“Church Leaders Combat Pornography,” Ensign, Feb. 1987, 78–79
Church leaders from many denominations met in Washington, D.C., November 13 and 14 to discuss how to combat child pornography and other forms of degrading obscenity. Members of the coalition, known as the Religious Alliance against Pornography, said that obscenity is not entitled to protection under the U.S. Constitution.
LDS delegates to the conference included Elder Loren C. Dunn of the First Quorum of the Seventy and president of the North America Northeast Area; Young Women General President Ardeth G. Kapp; Dr. Bruce C. Hafen, dean of Brigham Young University’s J. Reuben Clark Law School; and Dr. Richard P. Lindsay, managing director of Church Public Communications and Special Affairs.
Elder Dunn, who represented the First Presidency at the alliance, said: “It has been an inspiration to me to see representatives of the major religious denominations in the United States come together and form a united front to fight the vicious problem of pornography.”
In her remarks to the conference, Sister Kapp noted that “today’s youth needs meaningful challenges and a moral purpose. They need role models with moral courage. To help our youth reject harmful evils like pornography and chemical dependency, we need parents and leaders who are willing to speak out and teach that these things are wrong.”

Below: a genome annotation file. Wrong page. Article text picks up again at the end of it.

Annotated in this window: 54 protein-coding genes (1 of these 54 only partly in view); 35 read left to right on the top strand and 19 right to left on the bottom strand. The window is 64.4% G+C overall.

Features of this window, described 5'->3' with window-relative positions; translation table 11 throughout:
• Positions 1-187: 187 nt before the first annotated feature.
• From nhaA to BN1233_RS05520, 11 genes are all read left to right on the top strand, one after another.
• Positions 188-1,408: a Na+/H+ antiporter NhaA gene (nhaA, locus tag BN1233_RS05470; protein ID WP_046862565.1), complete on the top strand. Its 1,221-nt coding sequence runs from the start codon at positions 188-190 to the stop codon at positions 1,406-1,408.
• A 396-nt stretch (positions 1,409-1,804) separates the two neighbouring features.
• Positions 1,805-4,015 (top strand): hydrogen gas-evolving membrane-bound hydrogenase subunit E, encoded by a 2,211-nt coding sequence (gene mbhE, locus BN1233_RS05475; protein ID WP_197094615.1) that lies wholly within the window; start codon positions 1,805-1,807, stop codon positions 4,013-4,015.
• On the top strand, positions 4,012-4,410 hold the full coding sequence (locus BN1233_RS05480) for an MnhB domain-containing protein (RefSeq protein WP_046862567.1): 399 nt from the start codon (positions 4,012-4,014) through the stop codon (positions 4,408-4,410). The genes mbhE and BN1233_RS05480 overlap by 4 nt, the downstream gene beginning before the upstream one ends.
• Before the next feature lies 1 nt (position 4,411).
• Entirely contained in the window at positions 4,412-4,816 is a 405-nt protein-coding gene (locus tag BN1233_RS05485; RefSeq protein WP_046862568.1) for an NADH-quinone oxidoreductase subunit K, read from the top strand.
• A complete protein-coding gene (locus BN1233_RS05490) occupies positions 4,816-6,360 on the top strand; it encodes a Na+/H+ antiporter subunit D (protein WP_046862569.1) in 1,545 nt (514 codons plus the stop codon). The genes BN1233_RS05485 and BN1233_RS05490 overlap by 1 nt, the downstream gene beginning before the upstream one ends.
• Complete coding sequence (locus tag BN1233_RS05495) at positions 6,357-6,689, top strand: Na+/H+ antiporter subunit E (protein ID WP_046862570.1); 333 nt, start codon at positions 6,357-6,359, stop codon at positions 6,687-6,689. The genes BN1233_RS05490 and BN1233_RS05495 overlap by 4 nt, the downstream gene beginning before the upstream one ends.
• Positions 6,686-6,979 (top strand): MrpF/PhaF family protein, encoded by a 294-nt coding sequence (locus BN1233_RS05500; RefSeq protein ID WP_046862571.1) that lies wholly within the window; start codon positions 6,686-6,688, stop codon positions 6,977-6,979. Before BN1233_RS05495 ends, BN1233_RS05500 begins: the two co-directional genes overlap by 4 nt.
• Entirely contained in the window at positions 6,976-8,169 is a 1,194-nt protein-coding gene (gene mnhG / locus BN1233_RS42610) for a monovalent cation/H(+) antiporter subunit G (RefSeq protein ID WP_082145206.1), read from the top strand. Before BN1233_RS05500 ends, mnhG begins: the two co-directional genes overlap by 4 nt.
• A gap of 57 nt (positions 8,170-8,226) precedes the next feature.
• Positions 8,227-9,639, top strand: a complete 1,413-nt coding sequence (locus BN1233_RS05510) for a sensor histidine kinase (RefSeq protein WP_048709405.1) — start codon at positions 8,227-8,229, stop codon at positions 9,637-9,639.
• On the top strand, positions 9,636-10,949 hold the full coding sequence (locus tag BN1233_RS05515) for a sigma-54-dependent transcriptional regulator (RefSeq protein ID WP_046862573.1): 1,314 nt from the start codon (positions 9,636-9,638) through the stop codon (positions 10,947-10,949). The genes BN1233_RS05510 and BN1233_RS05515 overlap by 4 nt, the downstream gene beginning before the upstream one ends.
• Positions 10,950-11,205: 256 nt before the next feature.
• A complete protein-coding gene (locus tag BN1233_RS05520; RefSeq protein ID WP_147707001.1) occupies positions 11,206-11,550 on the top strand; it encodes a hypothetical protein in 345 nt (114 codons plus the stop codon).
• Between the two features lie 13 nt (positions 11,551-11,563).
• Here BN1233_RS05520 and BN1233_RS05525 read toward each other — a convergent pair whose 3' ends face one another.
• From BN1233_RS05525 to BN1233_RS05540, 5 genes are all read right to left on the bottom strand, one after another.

Brother Hafen discussed the first amendment to the U.S. Constitution as it applies to obscenity. He said, “Society’s right to limit certain forms of speech is now established beyond question. Society does have the right to regulate offensive expression.”
Resisting the notion that the quest for knowledge can be divorced from the quest for virtue, Brother Hafen stated, “The justices of the Supreme Court have understood what the ancients understood: some sense of restraint is absolutely essential to maintaining a free, democratic society over the long term.”
Noting that pornography affects more than just the consumer, Brother Lindsay said, “Absolute free speech is neither desirable nor required by our Constitution and laws.
“We are here to tell our fellow citizens that there is a consensus in this nation in support of positive moral values. We are prepared to help shape the moral purpose of the communities of our nation.”